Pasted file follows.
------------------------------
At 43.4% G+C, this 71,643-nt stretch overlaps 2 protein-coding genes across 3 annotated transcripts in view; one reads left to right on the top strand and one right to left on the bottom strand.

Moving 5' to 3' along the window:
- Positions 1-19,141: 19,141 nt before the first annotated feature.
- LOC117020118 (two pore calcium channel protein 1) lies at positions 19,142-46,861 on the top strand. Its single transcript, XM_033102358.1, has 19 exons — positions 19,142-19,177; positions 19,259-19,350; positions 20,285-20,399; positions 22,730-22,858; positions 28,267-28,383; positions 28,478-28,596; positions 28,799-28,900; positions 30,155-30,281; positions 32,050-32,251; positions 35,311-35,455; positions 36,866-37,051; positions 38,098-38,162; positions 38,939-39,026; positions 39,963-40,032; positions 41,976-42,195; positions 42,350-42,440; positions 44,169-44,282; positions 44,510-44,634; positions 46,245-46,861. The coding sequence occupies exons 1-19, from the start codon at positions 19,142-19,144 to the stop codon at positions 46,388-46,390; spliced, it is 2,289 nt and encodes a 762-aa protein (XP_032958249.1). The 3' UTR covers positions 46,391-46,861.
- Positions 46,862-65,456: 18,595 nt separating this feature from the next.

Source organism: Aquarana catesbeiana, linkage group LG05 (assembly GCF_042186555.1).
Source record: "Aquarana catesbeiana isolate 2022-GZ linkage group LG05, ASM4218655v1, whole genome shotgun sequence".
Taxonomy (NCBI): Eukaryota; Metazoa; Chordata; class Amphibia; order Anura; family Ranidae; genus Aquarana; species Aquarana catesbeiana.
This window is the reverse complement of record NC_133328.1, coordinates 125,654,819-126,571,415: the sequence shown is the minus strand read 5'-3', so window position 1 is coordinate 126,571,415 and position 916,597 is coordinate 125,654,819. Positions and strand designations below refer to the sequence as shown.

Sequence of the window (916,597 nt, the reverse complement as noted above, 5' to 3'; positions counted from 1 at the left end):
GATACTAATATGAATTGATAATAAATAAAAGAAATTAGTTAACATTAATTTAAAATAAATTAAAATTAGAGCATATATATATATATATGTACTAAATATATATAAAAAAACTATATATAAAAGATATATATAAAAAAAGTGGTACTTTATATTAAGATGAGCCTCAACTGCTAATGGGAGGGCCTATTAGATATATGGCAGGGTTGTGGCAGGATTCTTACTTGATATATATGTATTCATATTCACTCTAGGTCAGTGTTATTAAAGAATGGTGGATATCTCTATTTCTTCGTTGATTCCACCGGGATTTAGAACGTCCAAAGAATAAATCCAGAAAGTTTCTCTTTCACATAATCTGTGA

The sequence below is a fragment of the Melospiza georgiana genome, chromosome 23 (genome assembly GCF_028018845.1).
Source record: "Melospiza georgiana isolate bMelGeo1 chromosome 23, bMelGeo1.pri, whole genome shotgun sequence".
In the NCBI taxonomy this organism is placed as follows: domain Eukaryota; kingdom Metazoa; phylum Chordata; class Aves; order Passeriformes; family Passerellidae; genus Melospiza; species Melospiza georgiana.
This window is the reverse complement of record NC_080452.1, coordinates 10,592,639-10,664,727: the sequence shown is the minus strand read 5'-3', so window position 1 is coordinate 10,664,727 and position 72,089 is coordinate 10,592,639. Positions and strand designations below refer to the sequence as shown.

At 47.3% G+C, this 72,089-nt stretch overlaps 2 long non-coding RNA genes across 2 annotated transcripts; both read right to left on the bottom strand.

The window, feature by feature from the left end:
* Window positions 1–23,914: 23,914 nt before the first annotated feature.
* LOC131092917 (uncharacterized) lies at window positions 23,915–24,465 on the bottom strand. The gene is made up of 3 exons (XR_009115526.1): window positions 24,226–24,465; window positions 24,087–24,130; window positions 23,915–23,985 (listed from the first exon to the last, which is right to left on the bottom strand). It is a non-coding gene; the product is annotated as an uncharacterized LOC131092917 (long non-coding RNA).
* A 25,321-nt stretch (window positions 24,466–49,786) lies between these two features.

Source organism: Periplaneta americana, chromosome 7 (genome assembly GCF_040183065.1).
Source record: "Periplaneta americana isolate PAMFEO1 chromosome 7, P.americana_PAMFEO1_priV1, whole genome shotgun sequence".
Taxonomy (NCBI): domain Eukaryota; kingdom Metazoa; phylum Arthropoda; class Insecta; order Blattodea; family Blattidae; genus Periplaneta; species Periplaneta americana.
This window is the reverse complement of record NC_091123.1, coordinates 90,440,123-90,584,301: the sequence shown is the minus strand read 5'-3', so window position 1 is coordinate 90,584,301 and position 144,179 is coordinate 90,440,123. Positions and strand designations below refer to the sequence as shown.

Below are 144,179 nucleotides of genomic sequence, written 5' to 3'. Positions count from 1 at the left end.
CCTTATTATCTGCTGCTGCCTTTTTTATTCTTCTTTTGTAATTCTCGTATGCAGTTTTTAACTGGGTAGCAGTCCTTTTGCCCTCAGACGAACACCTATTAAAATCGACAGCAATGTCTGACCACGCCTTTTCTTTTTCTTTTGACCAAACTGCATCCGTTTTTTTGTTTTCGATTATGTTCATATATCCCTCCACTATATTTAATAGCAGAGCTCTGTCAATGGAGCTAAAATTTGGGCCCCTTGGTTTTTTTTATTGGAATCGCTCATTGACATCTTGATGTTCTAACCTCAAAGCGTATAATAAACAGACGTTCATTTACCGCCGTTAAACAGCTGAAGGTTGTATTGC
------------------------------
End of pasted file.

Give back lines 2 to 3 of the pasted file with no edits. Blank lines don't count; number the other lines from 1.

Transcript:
Moving 5' to 3' along the window:
- Positions 1-19,141: 19,141 nt before the first annotated feature.